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The Challenge and Meaning of Leadership

July 14, 2014

Last week, I attended the graduation ceremony at the Florida Sheriffs Institute of the Florida Sheriffs Commander Academy, Class 2. The sheriffs in our state created this leadership program to prepare the next generation of leaders for the roles they will play as members of their command staff. Commanders representing 26 of the 67 counties participated in the class.

As you can imagine, the ceremony was impressive. Sheriff Scott Israel of Broward County gave the keynote address outlining the traits of true leader and a number of awards and recognitions were given. In total, nine sheriffs were able to attend the event and watched along with the officers’ families and friends as FSA Secretary, Sheriff Sadie Darnell of Alachua County presented the commanders with their diplomas.

As I presented each student with the class challenge coin, it occurred to me that they understood the challenge of leadership better than most. In fact, while in the class they had accepted a leadership challenge presented by the first class to support the kids at the Florida Sheriffs Youth Ranch (FSYR).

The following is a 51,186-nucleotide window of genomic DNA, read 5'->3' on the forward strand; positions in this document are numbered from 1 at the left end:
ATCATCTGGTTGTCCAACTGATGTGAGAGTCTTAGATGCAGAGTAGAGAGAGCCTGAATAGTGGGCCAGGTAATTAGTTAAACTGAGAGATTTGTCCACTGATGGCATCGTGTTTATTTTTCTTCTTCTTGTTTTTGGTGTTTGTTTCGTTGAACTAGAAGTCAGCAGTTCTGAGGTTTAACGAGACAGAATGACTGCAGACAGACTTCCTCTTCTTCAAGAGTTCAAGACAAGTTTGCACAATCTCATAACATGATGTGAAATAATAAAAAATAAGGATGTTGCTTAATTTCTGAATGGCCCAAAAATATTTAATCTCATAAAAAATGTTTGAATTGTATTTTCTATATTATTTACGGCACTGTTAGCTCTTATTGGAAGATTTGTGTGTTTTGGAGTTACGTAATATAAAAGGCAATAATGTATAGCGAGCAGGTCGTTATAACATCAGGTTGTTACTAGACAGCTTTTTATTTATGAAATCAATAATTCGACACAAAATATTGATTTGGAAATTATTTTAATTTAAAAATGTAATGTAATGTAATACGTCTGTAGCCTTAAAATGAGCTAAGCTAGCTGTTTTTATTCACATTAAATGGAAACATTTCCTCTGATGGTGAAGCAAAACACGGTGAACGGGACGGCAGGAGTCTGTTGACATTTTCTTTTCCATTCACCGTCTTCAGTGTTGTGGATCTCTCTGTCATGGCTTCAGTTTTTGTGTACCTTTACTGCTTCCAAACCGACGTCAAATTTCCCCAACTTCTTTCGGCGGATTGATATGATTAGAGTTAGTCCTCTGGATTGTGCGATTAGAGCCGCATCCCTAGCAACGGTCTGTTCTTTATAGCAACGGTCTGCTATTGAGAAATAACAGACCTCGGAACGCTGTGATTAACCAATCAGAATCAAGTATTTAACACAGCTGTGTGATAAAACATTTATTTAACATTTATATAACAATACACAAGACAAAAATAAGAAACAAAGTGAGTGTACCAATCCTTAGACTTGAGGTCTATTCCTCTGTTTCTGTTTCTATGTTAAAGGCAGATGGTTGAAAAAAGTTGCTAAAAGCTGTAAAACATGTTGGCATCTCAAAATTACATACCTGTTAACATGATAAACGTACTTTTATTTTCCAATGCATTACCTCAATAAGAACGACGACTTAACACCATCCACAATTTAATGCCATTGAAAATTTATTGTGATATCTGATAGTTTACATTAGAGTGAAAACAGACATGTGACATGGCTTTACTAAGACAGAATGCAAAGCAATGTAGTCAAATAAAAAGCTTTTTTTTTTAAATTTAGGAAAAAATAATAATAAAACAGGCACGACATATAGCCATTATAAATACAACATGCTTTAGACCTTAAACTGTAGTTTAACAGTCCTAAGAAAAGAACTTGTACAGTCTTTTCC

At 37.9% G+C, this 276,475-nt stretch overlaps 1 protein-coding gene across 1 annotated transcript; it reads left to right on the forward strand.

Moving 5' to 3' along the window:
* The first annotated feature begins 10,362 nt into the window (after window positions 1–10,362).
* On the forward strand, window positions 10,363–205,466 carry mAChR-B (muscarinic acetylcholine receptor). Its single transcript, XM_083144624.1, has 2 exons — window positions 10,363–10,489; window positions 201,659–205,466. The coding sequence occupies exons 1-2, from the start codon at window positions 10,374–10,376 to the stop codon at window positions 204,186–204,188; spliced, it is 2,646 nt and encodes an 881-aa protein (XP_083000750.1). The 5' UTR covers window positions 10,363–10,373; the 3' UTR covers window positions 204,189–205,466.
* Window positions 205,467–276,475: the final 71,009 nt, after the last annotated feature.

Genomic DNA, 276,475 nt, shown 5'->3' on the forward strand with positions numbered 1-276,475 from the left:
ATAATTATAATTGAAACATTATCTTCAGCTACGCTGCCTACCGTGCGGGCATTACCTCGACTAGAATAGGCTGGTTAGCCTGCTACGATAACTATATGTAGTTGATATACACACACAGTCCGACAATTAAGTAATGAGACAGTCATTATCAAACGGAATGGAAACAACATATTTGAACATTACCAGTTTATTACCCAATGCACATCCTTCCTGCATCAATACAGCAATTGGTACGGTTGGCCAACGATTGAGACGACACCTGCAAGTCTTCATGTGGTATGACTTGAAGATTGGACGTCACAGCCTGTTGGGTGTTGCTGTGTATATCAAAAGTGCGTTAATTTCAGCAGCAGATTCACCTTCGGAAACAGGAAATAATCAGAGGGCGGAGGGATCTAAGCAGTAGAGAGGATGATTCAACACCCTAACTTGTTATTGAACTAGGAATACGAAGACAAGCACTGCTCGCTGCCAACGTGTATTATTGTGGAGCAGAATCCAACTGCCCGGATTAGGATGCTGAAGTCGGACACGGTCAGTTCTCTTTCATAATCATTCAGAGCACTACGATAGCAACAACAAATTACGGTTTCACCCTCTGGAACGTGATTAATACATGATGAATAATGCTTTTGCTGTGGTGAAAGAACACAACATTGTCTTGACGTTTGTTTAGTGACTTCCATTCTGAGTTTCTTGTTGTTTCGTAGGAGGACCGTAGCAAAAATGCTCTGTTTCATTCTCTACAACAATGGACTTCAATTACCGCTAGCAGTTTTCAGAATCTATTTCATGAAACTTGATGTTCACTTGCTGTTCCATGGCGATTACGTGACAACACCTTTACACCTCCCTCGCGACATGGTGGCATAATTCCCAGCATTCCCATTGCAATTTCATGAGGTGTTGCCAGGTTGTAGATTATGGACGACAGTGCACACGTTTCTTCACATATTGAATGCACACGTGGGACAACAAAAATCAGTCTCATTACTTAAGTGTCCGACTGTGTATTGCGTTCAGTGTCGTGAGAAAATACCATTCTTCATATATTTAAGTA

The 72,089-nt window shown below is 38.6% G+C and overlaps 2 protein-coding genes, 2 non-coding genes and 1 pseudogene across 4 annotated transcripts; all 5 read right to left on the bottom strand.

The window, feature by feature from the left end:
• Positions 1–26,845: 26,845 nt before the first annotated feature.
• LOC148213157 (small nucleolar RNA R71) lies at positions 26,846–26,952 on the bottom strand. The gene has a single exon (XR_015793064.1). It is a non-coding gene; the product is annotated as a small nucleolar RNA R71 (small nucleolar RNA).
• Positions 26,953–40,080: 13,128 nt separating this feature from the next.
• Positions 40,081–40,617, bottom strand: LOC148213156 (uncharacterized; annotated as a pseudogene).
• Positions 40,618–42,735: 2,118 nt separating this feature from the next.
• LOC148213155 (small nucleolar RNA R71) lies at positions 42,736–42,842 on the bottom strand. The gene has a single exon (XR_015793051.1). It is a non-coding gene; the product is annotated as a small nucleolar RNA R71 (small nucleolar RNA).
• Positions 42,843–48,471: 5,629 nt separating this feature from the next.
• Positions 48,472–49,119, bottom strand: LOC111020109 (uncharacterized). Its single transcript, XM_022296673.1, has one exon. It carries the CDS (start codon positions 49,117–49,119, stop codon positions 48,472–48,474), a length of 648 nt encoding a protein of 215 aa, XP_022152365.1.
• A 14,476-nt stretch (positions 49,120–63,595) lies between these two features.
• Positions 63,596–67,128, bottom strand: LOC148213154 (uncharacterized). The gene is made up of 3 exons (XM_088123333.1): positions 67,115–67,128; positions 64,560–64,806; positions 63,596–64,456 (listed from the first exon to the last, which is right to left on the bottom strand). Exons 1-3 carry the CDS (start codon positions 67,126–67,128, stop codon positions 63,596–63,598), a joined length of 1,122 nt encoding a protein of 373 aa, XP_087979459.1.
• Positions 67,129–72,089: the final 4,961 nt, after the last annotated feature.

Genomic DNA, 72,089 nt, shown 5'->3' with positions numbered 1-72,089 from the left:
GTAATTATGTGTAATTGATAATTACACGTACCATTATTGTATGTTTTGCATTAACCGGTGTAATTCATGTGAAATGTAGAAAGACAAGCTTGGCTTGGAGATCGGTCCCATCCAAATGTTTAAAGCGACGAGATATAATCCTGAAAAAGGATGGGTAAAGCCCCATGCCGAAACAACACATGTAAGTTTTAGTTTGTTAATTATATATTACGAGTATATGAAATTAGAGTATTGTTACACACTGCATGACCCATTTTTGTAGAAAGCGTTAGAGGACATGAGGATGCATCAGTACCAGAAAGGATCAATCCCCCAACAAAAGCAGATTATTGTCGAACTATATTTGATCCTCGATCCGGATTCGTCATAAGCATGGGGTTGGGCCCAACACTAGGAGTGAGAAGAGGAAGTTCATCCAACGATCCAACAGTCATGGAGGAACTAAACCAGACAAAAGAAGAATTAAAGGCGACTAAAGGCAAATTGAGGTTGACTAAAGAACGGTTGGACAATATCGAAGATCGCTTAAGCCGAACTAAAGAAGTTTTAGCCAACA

This point was underscored earlier in the program by a check that Class President, Captain Charlie Thorpe of Sarasota County Sheriff’s Office presented to Sheriff Benjamin Stewart of Madison County, the Chair of the FSYR, in the amount of $8,230. The funds presented were derived from a combination of personal donations and matching funds from their agencies. The donation was made to give deserving boys and girls a safe and secure home and an opportunity to succeed in life (see photo).

While much has been written about the traits of great leaders, what they all seem to have in common is that they somehow instinctively understand they must use their power to influence others to make the world a better place. The commanders in this class, like Class One, “get it” and because they do, their agencies, communities and our state will be a better place. 

In closing, I want to congratulate each member of the class and wish them much success in their career. In addition, I want to thank the staff at FSA and all the instructors who participated in the program. Finally, I want to thank the sheriffs in our state for establishing and supporting the program.

Thank you and until next time, stay safe!